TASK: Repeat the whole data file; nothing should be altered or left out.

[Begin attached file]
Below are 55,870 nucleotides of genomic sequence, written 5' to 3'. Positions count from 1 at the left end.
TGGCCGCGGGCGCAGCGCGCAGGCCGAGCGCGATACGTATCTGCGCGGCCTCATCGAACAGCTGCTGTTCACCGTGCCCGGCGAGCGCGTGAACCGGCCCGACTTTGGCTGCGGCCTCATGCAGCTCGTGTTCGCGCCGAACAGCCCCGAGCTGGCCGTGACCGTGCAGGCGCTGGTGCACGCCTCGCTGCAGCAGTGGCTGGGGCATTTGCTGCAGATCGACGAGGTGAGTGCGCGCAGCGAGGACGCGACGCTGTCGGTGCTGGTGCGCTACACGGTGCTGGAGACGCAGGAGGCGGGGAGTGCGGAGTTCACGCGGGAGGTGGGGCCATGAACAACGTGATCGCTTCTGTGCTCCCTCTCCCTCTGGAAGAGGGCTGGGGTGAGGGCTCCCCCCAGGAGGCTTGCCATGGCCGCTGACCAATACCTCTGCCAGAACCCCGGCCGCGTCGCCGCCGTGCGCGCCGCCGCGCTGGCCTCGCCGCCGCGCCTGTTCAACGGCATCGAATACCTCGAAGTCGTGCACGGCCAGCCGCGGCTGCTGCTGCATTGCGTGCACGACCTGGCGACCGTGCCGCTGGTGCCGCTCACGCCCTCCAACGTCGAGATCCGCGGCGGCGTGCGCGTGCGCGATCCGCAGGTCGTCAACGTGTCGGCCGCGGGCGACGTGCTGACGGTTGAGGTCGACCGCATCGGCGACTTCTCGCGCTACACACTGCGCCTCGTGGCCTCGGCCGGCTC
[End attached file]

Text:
Below are 55,870 nucleotides of genomic sequence, written 5' to 3'. Positions count from 1 at the left end.
TGGCCGCGGGCGCAGCGCGCAGGCCGAGCGCGATACGTATCTGCGCGGCCTCATCGAACAGCTGCTGTTCACCGTGCCCGGCGAGCGCGTGAACCGGCCCGACTTTGGCTGCGGCCTCATGCAGCTCGTGTTCGCGCCGAACAGCCCCGAGCTGGCCGTGACCGTGCAGGCGCTGGTGCACGCCTCGCTGCAGCAGTGGCTGGGGCATTTGCTGCAGATCGACGAGGTGAGTGCGCGCAGCGAGGACGCGACGCTGTCGGTGCTGGTGCGCTACACGGTGCTGGAGACGCAGGAGGCGGGGAGTGCGGAGTTCACGCGGGAGGTGGGGCCATGAACAACGTGATCGCTTCTGTGCTCCCTCTCCCTCTGGAAGAGGGCTGGGGTGAGGGCTCCCCCCAGGAGGCTTGCCATGGCCGCTGACCAATACCTCTGCCAGAACCCCGGCCGCGTCGCCGCCGTGCGCGCCGCCGCGCTGGCCTCGCCGCCGCGCCTGTTCAACGGCATCGAATACCTCGAAGTCGTGCACGGCCAGCCGCGGCTGCTGCTGCATTGCGTGCACGACCTGGCGACCGTGCCGCTGGTGCCGCTCACGCCCTCCAACGTCGAGATCCGCGGCGGCGTGCGCGTGCGCGATCCGCAGGTCGTCAACGTGTCGGCCGCGGGCGACGTGCTGACGGTTGAGGTCGACCGCATCGGCGACTTCTCGCGCTACACACTGCGCCTCGTGGCCTCGGCCGGCTC